As we celebrate fall and the abundance that harvest brings, we focus on God’s bountiful provision for us.
Set chairs around the tables. In the center of each table place a ceramic bowl with a small amount of flour and another bowl of oil. This is to represent the widow’s meager supply of food. At each seat place a mini–mason jar (salt and pepper shaker size), post–its and a pen.
Serve a variety of breads (cupcakes/ banana bread/ pastries) and drinks.
Praise and Worship
Suggested Music For Worship
“Desert Song” by Hillsong
“More Than Enough” by Chris Tomlin
“Jehovah Jireh, My Provider” by Merla Watson
“God Provides” by Tamela Mann (to be played during activity)
God is Our Great Provider
Read 1 Kings 17:7–24.
We tend to view our lives and all things that make up life as limited. There’s even a popular slang word YOLO (which means “You Only Live Once”) that encourages people to indulge in life because their days are numbered. We hurry to the market when there is a sale because those items may run out. Wars have been fought over limited space. There is always competition for who has the best (fill in the blank), and that (fill in the blank) can only be the best because it is exclusive and in limited supply. We have a fear that we are going to miss out. Unfortunately, we can place God in that same limited perspective. We limit Him in various ways depending on our relationship with Him.
In 1 Kings we read about a widow who has a similar life-limiting perspective. God tells His prophet Elijah to go to the town of Zarephath because a widow will be ready to give Elijah some food. Any normal person in her situation can understand why she had this perspective. Her life was filled with limitations. She was a widow (vs.9), and because of that she probably had very little means to provide for herself and her family. She had very little flour and oil left, just enough to make one last meal (vs.12). There had been no rain in the land, making her already difficult life even more dire (vs.7).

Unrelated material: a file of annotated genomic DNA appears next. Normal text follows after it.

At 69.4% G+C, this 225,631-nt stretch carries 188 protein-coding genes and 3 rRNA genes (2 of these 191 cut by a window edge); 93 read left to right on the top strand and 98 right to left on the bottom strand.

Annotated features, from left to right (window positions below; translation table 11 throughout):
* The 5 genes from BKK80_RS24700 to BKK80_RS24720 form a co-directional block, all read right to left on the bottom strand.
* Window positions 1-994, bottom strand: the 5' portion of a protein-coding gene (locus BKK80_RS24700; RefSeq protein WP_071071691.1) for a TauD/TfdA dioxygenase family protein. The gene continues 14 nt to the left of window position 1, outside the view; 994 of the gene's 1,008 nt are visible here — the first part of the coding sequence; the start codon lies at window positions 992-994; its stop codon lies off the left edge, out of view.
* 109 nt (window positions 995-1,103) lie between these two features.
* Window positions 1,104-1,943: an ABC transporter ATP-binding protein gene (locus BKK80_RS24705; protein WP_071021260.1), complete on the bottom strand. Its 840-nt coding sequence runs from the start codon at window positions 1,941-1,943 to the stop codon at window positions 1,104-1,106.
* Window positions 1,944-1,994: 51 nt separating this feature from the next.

Aside from her physical situation, the widow had placed limitations on God and her hopes for life. When Elijah first saw her, she was preparing to die after eating her last meal with her son (vs. 12). Later, when her son becomes ill and stops breathing, the widow believes it is because God was punishing her for her sins (vs. 18). For this widow, God was someone with limited forgiveness and limited grace.
God begins to change her perspective as the passage goes on. He first provides for her immediate needs by assuring that the flour and oil would not run dry (vs. 14). Not only was there enough food for herself and her son, but for Elijah as well. God also promised to provide rain (vs. 14). He provided health and life for the widow’s son (vs. 23). But above all these physical needs, God showed the widow that He is a generous and merciful God. He showed her Himself.
God provided His word and instruction through Elijah. His presence was evident through the daily provision of bread and the power to bring life. God did not spare any of this for the widow.
Our God is an unchanging God. He continues to provide generously for His people. He did not withhold the most precious gift of all and gave us Jesus. God did not withhold anything so that we may be with Him and know Him as He knows us. Our God is eternal and infinite. Nothing can limit Him. And if our lives are made new through Christ, there is no limit for us either. We can be as generous as He is (John 14:12).
In the beginning of the story, the widow was asked to give her last morsel of food to Elijah. She was asked to place herself in a position of faith, to give what she held most dear so that God could show her His complete provision. He asks us to do the same today—to put our limited perspective in His limitless and generous hands and to see the life He brings to it.
Small group discussion around the tables
- Why is it important for us to identify God as the source of all our needs?
- What advantages and responsibilities did Elijah have in comparison to this widow?
- What advantages and responsibilities do Christians have in comparison to non–Christians?
- What area in your life is God asking you to give to Him that requires faith?
After the devotion and praise period, allow time for the women to meditate quietly upon what they’ve learned and how they will apply it to their lives.
Invite them to record areas in their lives where they have limited God’s power, or where they cannot see with God’s infinite perspective. Ask the women to write a post-it note asking God to give them an opportunity to practice the spirit of generosity in faith. When finished ask them to put their notes in a mason jar. This will be a keepsake to take home and remind them of what they wish to accomplish.
Close in prayer.